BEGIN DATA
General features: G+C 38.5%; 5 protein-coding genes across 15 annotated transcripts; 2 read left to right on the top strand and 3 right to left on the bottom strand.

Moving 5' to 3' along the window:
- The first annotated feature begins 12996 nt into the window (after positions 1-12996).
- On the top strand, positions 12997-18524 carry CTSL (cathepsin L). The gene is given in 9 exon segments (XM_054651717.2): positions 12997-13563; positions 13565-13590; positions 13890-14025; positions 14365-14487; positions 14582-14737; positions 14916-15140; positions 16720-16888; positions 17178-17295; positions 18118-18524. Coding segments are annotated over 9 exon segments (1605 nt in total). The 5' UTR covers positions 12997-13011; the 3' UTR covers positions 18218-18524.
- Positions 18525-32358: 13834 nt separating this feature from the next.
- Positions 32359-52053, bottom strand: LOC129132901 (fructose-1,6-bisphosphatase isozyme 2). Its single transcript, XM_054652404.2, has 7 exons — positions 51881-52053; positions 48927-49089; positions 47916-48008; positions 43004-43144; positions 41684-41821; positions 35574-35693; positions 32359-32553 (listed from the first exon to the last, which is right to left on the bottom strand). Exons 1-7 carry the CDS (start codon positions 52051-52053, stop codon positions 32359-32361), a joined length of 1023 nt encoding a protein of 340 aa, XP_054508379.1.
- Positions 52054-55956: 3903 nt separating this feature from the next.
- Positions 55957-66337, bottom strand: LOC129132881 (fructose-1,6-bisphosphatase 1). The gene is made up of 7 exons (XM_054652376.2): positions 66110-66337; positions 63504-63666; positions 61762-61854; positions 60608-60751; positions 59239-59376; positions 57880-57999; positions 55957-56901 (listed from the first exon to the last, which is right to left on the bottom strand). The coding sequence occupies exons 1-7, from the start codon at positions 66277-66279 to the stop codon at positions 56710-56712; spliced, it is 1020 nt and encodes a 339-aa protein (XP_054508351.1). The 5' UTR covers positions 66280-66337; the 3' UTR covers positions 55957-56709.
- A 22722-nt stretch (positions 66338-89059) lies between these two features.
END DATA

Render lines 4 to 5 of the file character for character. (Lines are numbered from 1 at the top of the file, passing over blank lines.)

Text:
- On the top strand, positions 12997-18524 carry CTSL (cathepsin L). The gene is given in 9 exon segments (XM_054651717.2): positions 12997-13563; positions 13565-13590; positions 13890-14025; positions 14365-14487; positions 14582-14737; positions 14916-15140; positions 16720-16888; positions 17178-17295; positions 18118-18524. Coding segments are annotated over 9 exon segments (1605 nt in total). The 5' UTR covers positions 12997-13011; the 3' UTR covers positions 18218-18524.
- Positions 18525-32358: 13834 nt separating this feature from the next.